As an organic writer, the outline overwhelmed me. Suddenly, there it all was, this part of the novel mapped out in all its complications and key events. I could imagine, see, and hear them. Writing them was required. It’s daunting for an organic pantser. I decided I would scramble to write key scenes and moments, and patch them together with bridge and pivot scenes, and build the story in layers, much like I used to do when oil painting, or writing a business case, or analyzing data.

I think that whatever opened my creative floodgates also turned the dream valves to full open. I had six remembered dreams last night. Friends from my past were featured. My wife also made an appearance. Of course, maybe it was the eclipse opening the dream and creativity gates. Who can say?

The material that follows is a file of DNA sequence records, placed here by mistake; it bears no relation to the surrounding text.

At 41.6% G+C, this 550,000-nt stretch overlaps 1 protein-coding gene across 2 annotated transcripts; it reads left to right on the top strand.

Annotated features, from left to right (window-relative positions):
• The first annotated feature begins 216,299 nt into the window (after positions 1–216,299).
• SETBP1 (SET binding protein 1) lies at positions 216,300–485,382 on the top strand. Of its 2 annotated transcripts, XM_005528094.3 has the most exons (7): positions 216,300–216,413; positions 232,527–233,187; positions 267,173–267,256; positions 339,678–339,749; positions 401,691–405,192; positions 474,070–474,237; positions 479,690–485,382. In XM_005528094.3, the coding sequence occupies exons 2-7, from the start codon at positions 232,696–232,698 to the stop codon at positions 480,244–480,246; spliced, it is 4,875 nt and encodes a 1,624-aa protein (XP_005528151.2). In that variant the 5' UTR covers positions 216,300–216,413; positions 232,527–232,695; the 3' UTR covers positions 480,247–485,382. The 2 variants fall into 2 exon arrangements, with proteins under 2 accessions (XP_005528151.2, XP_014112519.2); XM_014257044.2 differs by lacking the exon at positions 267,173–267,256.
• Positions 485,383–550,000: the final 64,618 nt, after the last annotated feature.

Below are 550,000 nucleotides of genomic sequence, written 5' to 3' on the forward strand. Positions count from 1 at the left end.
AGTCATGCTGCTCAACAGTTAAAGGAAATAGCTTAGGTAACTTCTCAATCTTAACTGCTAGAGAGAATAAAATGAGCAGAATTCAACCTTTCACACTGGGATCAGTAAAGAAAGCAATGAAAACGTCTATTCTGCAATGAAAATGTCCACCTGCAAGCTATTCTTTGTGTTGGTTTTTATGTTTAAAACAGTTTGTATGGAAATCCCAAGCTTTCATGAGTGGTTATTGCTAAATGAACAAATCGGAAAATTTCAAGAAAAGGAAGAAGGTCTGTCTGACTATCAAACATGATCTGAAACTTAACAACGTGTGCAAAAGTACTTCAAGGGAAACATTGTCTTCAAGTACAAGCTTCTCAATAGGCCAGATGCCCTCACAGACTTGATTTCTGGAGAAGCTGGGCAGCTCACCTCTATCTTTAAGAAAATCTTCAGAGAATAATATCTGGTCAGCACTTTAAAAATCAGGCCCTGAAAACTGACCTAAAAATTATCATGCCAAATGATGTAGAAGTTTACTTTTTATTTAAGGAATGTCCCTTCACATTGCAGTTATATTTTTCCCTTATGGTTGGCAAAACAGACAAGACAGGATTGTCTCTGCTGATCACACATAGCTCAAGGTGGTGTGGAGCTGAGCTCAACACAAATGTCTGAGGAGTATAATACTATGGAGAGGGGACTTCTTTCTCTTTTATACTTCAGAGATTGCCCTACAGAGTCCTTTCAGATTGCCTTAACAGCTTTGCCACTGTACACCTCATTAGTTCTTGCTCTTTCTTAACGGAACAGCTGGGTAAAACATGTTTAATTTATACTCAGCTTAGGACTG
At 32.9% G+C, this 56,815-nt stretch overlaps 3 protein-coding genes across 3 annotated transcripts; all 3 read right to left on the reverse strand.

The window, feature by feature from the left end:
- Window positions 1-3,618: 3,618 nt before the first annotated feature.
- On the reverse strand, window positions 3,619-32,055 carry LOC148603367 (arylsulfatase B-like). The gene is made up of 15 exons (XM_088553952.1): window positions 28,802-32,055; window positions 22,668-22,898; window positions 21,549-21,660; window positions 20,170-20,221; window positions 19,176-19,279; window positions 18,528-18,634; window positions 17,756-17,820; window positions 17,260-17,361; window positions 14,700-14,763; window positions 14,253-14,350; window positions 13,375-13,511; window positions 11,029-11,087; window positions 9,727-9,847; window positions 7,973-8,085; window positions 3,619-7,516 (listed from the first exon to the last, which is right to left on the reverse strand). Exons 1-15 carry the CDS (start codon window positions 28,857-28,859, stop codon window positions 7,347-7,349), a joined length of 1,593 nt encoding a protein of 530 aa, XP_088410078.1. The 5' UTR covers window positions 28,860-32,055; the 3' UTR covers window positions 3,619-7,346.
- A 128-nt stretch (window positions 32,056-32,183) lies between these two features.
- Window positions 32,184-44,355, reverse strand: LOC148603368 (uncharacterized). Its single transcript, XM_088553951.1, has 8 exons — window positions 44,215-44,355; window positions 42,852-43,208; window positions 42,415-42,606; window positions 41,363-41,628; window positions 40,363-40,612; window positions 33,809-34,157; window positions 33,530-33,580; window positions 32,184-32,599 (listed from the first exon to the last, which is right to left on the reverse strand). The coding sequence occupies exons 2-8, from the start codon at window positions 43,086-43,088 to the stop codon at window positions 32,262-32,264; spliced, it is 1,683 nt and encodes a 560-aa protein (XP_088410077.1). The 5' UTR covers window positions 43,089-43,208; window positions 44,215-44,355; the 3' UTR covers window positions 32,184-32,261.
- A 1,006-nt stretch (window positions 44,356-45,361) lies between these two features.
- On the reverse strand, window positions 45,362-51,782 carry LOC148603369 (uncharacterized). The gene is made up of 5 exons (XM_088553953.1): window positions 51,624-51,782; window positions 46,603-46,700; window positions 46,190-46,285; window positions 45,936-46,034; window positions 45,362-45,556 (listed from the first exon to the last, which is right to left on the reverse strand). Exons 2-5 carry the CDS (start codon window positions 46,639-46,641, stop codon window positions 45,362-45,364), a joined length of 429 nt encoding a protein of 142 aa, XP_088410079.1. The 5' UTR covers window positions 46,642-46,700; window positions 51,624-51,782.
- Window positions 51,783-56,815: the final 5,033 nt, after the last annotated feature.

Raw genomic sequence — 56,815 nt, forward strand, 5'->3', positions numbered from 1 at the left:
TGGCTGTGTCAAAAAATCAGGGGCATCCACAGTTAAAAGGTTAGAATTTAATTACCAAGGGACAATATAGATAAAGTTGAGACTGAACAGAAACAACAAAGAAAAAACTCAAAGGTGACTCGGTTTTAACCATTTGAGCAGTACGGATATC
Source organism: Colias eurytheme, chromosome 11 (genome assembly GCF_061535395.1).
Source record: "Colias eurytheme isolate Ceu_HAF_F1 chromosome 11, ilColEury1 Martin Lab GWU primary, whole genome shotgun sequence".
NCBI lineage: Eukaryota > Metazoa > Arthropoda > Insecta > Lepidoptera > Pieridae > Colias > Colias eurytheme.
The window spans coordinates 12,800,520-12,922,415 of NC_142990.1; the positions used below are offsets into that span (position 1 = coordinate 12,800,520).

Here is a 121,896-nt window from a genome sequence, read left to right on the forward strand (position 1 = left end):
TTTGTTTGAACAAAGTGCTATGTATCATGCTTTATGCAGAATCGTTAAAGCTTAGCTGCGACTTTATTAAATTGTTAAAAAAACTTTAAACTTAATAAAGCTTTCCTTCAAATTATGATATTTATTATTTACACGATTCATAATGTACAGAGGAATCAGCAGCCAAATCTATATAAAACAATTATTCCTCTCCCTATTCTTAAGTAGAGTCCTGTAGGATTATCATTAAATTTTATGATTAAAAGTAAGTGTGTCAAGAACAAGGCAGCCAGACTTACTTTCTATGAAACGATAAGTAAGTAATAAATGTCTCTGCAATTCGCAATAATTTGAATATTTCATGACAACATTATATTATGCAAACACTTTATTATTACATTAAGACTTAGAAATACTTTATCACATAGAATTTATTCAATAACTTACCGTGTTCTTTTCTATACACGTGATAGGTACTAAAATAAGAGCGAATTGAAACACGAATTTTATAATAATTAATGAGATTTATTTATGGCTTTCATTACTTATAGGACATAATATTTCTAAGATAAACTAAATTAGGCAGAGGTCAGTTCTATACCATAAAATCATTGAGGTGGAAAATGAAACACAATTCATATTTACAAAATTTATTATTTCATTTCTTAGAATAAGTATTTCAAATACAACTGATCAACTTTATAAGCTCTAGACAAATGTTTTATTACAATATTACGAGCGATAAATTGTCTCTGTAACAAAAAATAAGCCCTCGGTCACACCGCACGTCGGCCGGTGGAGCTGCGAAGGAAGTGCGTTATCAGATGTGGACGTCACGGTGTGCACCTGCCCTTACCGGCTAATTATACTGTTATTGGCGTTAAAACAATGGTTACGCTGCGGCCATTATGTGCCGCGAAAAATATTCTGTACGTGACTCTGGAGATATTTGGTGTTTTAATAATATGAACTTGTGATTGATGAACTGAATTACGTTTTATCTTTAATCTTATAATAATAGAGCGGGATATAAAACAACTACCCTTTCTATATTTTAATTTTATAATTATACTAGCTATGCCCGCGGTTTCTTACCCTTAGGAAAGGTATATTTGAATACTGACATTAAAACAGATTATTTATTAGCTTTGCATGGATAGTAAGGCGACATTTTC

Trying to capture details this morning diverted personal resources already earmarked for other activities. I resorted to dream summaries. The dreams were wild. Once again, my muses were prominently featured. They were attempting to guide and assist me in different manners. Sorting the chaos was a fascinating exercise.

Having your muses show up in my dreams injects high confidence levels. I felt empowered and emboldened when I awaken. Yet, being me, the confidence evaporates to more normal levels by midday. Having your muses and some higher beings populate your dreams and offer encouragement has a good thing. I’m certainly not going to kick them out.

Time to write like crazy, at least one more time. How about you, writers? Have you seen increased creativity? Maybe it is the eclipse.

Or maybe it’s the coffee.